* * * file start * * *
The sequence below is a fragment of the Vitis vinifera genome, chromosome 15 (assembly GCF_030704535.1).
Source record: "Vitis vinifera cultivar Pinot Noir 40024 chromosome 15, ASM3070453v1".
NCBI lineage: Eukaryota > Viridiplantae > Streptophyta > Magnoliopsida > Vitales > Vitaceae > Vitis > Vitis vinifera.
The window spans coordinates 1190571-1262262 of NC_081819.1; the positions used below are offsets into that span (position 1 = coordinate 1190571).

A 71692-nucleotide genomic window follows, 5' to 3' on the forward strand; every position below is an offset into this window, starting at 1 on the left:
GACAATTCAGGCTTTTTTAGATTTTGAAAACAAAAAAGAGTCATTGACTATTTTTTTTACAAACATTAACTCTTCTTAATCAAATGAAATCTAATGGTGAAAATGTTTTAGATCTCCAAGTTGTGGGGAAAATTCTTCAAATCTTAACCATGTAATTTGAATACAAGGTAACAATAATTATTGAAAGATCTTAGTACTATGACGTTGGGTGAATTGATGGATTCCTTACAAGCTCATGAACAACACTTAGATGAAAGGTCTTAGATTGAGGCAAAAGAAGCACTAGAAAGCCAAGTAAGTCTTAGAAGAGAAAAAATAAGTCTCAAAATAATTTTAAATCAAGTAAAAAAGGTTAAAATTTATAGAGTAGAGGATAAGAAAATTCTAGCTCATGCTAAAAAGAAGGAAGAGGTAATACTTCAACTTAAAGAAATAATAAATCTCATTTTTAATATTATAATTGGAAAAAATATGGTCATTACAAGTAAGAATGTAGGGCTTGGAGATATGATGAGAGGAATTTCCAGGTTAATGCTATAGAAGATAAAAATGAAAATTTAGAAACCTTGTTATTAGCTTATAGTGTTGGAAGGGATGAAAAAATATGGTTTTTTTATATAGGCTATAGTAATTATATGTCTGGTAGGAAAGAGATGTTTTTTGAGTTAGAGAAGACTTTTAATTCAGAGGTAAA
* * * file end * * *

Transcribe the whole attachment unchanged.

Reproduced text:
The sequence below is a fragment of the Vitis vinifera genome, chromosome 15 (assembly GCF_030704535.1).
Source record: "Vitis vinifera cultivar Pinot Noir 40024 chromosome 15, ASM3070453v1".
NCBI lineage: Eukaryota > Viridiplantae > Streptophyta > Magnoliopsida > Vitales > Vitaceae > Vitis > Vitis vinifera.
The window spans coordinates 1190571-1262262 of NC_081819.1; the positions used below are offsets into that span (position 1 = coordinate 1190571).

A 71692-nucleotide genomic window follows, 5' to 3' on the forward strand; every position below is an offset into this window, starting at 1 on the left:
GACAATTCAGGCTTTTTTAGATTTTGAAAACAAAAAAGAGTCATTGACTATTTTTTTTACAAACATTAACTCTTCTTAATCAAATGAAATCTAATGGTGAAAATGTTTTAGATCTCCAAGTTGTGGGGAAAATTCTTCAAATCTTAACCATGTAATTTGAATACAAGGTAACAATAATTATTGAAAGATCTTAGTACTATGACGTTGGGTGAATTGATGGATTCCTTACAAGCTCATGAACAACACTTAGATGAAAGGTCTTAGATTGAGGCAAAAGAAGCACTAGAAAGCCAAGTAAGTCTTAGAAGAGAAAAAATAAGTCTCAAAATAATTTTAAATCAAGTAAAAAAGGTTAAAATTTATAGAGTAGAGGATAAGAAAATTCTAGCTCATGCTAAAAAGAAGGAAGAGGTAATACTTCAACTTAAAGAAATAATAAATCTCATTTTTAATATTATAATTGGAAAAAATATGGTCATTACAAGTAAGAATGTAGGGCTTGGAGATATGATGAGAGGAATTTCCAGGTTAATGCTATAGAAGATAAAAATGAAAATTTAGAAACCTTGTTATTAGCTTATAGTGTTGGAAGGGATGAAAAAATATGGTTTTTTTATATAGGCTATAGTAATTATATGTCTGGTAGGAAAGAGATGTTTTTTGAGTTAGAGAAGACTTTTAATTCAGAGGTAAA